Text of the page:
Kant’s basic thought was that before you act, you should ask yourself: what if everyone acted in this way? His belief was we should do only what we can expect others to do. If you fail to do that, by making an exception of yourself, then you demonstrate a fundamental disrespect for others.

This is the same in both the clifftop example and the real world. If everyone drank martinis, the boulder would fall. If everyone ignores our current guidelines, thousands of Australians could die.

Why collective action is so important

So, what is the best way forward? The boulder example suggests we should look at the overall outcome caused by the group, and our part in that. We need to be collectively rational, not just individually rational.

What does this mean? In liberal societies like Australia, we’re used to being rational on an individual level. We’re used to asking: what do I want, and how can I get it? Right now, this way of thinking is leading to panic buying in supermarkets, crowds on beaches and an exponentially growing rate of coronavirus infections.

The collective approach asks: what should we aim for, what pattern of actions will allow us to get there and what’s my individual role in that pattern?

In some places, such as China, the collective pattern can be imposed from the top down, by the government. In liberal societies like Australia, we more often rely on bottom-up change, via individuals choosing to do the “right thing”.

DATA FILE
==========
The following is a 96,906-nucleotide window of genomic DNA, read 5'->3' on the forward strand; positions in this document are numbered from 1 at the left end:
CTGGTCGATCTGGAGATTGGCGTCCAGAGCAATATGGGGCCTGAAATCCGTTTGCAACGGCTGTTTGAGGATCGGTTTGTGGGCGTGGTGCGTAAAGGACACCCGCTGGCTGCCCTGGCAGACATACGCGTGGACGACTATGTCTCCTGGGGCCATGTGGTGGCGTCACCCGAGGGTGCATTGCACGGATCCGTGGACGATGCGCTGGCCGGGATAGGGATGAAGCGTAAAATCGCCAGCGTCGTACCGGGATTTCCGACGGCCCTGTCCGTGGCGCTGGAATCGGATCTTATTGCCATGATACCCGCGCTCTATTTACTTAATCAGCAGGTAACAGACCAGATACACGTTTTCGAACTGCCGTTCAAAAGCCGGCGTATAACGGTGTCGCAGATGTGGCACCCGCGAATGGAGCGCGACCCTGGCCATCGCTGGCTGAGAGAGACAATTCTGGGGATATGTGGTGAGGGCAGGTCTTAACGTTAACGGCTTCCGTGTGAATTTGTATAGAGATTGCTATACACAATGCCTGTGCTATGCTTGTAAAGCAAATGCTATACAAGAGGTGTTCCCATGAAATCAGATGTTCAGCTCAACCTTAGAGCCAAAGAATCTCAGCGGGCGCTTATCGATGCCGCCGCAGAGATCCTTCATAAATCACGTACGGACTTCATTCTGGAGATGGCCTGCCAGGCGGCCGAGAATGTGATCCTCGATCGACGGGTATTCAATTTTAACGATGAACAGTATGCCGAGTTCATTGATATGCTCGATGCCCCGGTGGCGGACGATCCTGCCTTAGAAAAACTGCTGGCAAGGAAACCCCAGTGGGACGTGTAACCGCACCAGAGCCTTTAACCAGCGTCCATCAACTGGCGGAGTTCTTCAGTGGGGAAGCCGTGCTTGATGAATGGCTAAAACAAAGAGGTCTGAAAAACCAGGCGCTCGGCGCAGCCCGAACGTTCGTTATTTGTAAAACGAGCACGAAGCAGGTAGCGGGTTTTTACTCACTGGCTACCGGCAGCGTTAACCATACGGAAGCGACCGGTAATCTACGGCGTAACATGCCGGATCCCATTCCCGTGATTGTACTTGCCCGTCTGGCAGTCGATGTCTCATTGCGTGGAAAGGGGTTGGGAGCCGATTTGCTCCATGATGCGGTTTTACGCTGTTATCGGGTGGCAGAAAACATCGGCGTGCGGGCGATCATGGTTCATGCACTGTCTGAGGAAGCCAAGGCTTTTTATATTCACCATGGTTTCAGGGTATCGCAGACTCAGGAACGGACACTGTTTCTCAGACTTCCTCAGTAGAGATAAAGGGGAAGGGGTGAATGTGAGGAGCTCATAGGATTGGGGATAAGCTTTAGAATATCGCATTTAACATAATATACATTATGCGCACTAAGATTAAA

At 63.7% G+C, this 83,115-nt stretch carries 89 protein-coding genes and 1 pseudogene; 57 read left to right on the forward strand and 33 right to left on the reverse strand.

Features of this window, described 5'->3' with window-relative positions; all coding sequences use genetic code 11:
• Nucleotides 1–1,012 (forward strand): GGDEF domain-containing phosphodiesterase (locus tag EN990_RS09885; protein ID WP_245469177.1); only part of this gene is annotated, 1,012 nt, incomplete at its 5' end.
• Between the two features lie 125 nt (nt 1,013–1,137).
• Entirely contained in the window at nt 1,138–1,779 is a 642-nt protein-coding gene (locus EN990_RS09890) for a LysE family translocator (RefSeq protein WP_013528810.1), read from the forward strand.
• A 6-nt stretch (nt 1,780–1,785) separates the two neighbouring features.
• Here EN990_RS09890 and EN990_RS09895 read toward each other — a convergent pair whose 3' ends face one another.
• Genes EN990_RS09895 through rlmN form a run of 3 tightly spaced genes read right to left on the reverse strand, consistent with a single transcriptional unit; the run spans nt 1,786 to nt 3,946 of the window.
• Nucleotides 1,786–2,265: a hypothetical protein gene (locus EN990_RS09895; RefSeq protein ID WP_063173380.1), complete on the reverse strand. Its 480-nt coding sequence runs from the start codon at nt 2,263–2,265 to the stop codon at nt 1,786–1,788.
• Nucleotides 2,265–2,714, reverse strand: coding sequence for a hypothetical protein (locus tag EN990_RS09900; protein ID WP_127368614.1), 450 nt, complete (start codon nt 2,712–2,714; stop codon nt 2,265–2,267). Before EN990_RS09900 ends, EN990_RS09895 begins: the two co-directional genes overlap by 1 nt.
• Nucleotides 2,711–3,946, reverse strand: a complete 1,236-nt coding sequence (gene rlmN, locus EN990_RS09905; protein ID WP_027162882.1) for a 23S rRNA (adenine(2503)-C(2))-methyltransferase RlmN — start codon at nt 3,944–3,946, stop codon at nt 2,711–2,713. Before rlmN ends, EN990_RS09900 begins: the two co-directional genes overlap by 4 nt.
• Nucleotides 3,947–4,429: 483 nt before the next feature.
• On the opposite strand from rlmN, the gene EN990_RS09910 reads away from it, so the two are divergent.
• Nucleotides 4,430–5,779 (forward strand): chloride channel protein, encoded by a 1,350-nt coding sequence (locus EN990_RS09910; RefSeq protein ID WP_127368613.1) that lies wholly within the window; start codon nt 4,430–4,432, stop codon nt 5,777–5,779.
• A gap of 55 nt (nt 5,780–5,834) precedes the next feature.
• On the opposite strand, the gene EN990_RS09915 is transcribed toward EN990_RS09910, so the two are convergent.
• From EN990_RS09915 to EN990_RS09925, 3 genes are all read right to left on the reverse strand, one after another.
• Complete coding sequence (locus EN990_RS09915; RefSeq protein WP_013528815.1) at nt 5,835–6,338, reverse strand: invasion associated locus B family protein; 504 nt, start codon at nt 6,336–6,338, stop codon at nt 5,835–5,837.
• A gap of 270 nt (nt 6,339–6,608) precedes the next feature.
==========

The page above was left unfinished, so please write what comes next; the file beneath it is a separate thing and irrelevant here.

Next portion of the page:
In the clifftop example, our collective goal should be stopping the boulder. As members of the clifftop group, we must each do what we can to stop the fall.


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In the real world, our collective goal should be to slowing the spread of the virus and flattening the epidemic curve. As Australians, we each must practice social distancing and observe the rules on gatherings of more than two people and self-quarantining.

We are accustomed to being collectively rational in other facets of life. We regularly put aside our self-interest for the good of our family, for instance. And we resent sports stars who put their own individual glory ahead of their team’s victory.

We now need to scale up that thinking to the level of our whole society. After all, nations are unified entities that can set goals for themselves and act to achieve those goals. But governments rely on us, the members of these states, to get them there.

Thinking collectively means embracing the values of solidarity, community and cooperation. These values have been only briefly implicit in Prime Minister Scott Morrison’s paternalistic reprimands, but other world leaders have emphasised them.

In the long-term, these values might bring us a more caring society: a society built on recognition of our human vulnerability, our inevitable dependence on one another and our responsibility to look after one another.

For now, those values mean staying home whenever you can.

Stephanie Collins, Associate Professor of Philosophy, Australian Catholic University

This article is republished from The Conversation under a Creative Commons license. Read the original article.